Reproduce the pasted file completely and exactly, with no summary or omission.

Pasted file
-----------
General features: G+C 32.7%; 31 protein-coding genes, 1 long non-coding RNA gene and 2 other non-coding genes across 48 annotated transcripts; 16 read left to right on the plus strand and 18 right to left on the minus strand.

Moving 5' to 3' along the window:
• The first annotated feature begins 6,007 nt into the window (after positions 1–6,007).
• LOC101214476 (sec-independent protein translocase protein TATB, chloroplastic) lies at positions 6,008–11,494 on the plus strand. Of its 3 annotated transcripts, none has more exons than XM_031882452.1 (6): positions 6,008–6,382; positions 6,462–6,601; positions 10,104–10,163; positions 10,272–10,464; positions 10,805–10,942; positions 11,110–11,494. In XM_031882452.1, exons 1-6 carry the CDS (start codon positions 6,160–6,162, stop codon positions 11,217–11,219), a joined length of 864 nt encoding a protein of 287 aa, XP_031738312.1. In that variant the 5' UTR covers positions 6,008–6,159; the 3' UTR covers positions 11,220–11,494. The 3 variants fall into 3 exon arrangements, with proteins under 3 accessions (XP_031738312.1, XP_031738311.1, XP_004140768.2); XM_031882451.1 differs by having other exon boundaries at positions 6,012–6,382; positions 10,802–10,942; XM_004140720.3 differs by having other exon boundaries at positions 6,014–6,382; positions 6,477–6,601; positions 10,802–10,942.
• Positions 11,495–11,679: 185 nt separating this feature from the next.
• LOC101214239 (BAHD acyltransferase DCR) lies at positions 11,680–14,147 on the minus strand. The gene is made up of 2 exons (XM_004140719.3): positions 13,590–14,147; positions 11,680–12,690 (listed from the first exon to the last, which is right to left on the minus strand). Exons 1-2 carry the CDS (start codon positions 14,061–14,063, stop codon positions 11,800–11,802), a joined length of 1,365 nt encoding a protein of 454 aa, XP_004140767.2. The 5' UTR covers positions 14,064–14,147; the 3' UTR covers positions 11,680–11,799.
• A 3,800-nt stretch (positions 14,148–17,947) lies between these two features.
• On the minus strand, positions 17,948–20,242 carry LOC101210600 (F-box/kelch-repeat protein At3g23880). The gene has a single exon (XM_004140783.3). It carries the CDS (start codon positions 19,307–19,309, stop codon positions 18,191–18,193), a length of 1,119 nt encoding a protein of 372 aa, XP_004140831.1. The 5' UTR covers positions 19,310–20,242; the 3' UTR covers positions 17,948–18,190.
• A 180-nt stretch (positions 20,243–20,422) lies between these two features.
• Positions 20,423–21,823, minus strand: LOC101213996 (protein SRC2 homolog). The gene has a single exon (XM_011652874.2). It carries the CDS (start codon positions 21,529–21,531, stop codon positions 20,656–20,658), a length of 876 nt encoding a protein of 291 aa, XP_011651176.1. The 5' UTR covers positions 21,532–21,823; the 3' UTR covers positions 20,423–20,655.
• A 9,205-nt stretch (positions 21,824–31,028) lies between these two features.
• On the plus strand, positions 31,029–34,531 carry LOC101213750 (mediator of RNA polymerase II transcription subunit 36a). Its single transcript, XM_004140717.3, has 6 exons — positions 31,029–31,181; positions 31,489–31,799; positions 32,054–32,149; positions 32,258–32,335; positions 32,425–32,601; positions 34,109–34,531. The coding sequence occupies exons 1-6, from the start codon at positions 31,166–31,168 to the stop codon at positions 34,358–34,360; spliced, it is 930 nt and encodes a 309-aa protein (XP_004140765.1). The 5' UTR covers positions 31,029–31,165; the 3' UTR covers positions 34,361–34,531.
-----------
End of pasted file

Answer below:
General features: G+C 32.7%; 31 protein-coding genes, 1 long non-coding RNA gene and 2 other non-coding genes across 48 annotated transcripts; 16 read left to right on the plus strand and 18 right to left on the minus strand.

Moving 5' to 3' along the window:
• The first annotated feature begins 6,007 nt into the window (after positions 1–6,007).
• LOC101214476 (sec-independent protein translocase protein TATB, chloroplastic) lies at positions 6,008–11,494 on the plus strand. Of its 3 annotated transcripts, none has more exons than XM_031882452.1 (6): positions 6,008–6,382; positions 6,462–6,601; positions 10,104–10,163; positions 10,272–10,464; positions 10,805–10,942; positions 11,110–11,494. In XM_031882452.1, exons 1-6 carry the CDS (start codon positions 6,160–6,162, stop codon positions 11,217–11,219), a joined length of 864 nt encoding a protein of 287 aa, XP_031738312.1. In that variant the 5' UTR covers positions 6,008–6,159; the 3' UTR covers positions 11,220–11,494. The 3 variants fall into 3 exon arrangements, with proteins under 3 accessions (XP_031738312.1, XP_031738311.1, XP_004140768.2); XM_031882451.1 differs by having other exon boundaries at positions 6,012–6,382; positions 10,802–10,942; XM_004140720.3 differs by having other exon boundaries at positions 6,014–6,382; positions 6,477–6,601; positions 10,802–10,942.
• Positions 11,495–11,679: 185 nt separating this feature from the next.
• LOC101214239 (BAHD acyltransferase DCR) lies at positions 11,680–14,147 on the minus strand. The gene is made up of 2 exons (XM_004140719.3): positions 13,590–14,147; positions 11,680–12,690 (listed from the first exon to the last, which is right to left on the minus strand). Exons 1-2 carry the CDS (start codon positions 14,061–14,063, stop codon positions 11,800–11,802), a joined length of 1,365 nt encoding a protein of 454 aa, XP_004140767.2. The 5' UTR covers positions 14,064–14,147; the 3' UTR covers positions 11,680–11,799.
• A 3,800-nt stretch (positions 14,148–17,947) lies between these two features.
• On the minus strand, positions 17,948–20,242 carry LOC101210600 (F-box/kelch-repeat protein At3g23880). The gene has a single exon (XM_004140783.3). It carries the CDS (start codon positions 19,307–19,309, stop codon positions 18,191–18,193), a length of 1,119 nt encoding a protein of 372 aa, XP_004140831.1. The 5' UTR covers positions 19,310–20,242; the 3' UTR covers positions 17,948–18,190.
• A 180-nt stretch (positions 20,243–20,422) lies between these two features.
• Positions 20,423–21,823, minus strand: LOC101213996 (protein SRC2 homolog). The gene has a single exon (XM_011652874.2). It carries the CDS (start codon positions 21,529–21,531, stop codon positions 20,656–20,658), a length of 876 nt encoding a protein of 291 aa, XP_011651176.1. The 5' UTR covers positions 21,532–21,823; the 3' UTR covers positions 20,423–20,655.
• A 9,205-nt stretch (positions 21,824–31,028) lies between these two features.
• On the plus strand, positions 31,029–34,531 carry LOC101213750 (mediator of RNA polymerase II transcription subunit 36a). Its single transcript, XM_004140717.3, has 6 exons — positions 31,029–31,181; positions 31,489–31,799; positions 32,054–32,149; positions 32,258–32,335; positions 32,425–32,601; positions 34,109–34,531. The coding sequence occupies exons 1-6, from the start codon at positions 31,166–31,168 to the stop codon at positions 34,358–34,360; spliced, it is 930 nt and encodes a 309-aa protein (XP_004140765.1). The 5' UTR covers positions 31,029–31,165; the 3' UTR covers positions 34,361–34,531.